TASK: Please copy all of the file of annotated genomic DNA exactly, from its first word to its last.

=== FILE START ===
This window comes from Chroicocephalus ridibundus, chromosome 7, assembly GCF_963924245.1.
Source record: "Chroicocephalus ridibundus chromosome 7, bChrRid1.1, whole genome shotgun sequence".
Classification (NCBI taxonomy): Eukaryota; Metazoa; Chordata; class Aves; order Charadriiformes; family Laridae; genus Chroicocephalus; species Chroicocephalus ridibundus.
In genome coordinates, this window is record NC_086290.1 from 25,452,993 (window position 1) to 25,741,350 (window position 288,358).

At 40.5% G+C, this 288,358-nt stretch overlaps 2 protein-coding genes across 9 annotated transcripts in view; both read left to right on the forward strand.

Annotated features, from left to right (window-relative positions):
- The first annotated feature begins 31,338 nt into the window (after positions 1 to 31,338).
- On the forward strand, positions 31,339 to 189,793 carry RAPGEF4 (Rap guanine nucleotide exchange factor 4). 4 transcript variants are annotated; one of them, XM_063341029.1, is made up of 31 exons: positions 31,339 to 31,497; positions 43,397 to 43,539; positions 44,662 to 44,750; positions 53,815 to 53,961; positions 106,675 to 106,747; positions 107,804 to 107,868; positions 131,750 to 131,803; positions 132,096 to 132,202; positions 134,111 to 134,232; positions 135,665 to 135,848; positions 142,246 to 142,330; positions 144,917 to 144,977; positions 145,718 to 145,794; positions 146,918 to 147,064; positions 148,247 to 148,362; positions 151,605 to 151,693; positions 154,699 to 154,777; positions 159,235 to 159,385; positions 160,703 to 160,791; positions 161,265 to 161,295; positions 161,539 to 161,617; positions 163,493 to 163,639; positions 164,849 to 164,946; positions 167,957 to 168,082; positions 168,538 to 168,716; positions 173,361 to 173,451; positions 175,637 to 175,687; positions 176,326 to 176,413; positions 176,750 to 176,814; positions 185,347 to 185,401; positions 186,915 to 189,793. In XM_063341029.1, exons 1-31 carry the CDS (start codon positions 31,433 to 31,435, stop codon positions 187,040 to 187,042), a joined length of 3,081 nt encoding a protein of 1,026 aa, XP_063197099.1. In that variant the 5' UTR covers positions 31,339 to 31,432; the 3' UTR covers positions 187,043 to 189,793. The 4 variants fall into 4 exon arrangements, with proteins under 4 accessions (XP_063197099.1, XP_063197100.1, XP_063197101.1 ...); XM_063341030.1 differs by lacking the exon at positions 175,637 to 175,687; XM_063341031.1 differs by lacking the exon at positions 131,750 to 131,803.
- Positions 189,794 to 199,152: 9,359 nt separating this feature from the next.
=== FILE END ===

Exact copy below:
This window comes from Chroicocephalus ridibundus, chromosome 7, assembly GCF_963924245.1.
Source record: "Chroicocephalus ridibundus chromosome 7, bChrRid1.1, whole genome shotgun sequence".
Classification (NCBI taxonomy): Eukaryota; Metazoa; Chordata; class Aves; order Charadriiformes; family Laridae; genus Chroicocephalus; species Chroicocephalus ridibundus.
In genome coordinates, this window is record NC_086290.1 from 25,452,993 (window position 1) to 25,741,350 (window position 288,358).

At 40.5% G+C, this 288,358-nt stretch overlaps 2 protein-coding genes across 9 annotated transcripts in view; both read left to right on the forward strand.

Annotated features, from left to right (window-relative positions):
- The first annotated feature begins 31,338 nt into the window (after positions 1 to 31,338).
- On the forward strand, positions 31,339 to 189,793 carry RAPGEF4 (Rap guanine nucleotide exchange factor 4). 4 transcript variants are annotated; one of them, XM_063341029.1, is made up of 31 exons: positions 31,339 to 31,497; positions 43,397 to 43,539; positions 44,662 to 44,750; positions 53,815 to 53,961; positions 106,675 to 106,747; positions 107,804 to 107,868; positions 131,750 to 131,803; positions 132,096 to 132,202; positions 134,111 to 134,232; positions 135,665 to 135,848; positions 142,246 to 142,330; positions 144,917 to 144,977; positions 145,718 to 145,794; positions 146,918 to 147,064; positions 148,247 to 148,362; positions 151,605 to 151,693; positions 154,699 to 154,777; positions 159,235 to 159,385; positions 160,703 to 160,791; positions 161,265 to 161,295; positions 161,539 to 161,617; positions 163,493 to 163,639; positions 164,849 to 164,946; positions 167,957 to 168,082; positions 168,538 to 168,716; positions 173,361 to 173,451; positions 175,637 to 175,687; positions 176,326 to 176,413; positions 176,750 to 176,814; positions 185,347 to 185,401; positions 186,915 to 189,793. In XM_063341029.1, exons 1-31 carry the CDS (start codon positions 31,433 to 31,435, stop codon positions 187,040 to 187,042), a joined length of 3,081 nt encoding a protein of 1,026 aa, XP_063197099.1. In that variant the 5' UTR covers positions 31,339 to 31,432; the 3' UTR covers positions 187,043 to 189,793. The 4 variants fall into 4 exon arrangements, with proteins under 4 accessions (XP_063197099.1, XP_063197100.1, XP_063197101.1 ...); XM_063341030.1 differs by lacking the exon at positions 175,637 to 175,687; XM_063341031.1 differs by lacking the exon at positions 131,750 to 131,803.
- Positions 189,794 to 199,152: 9,359 nt separating this feature from the next.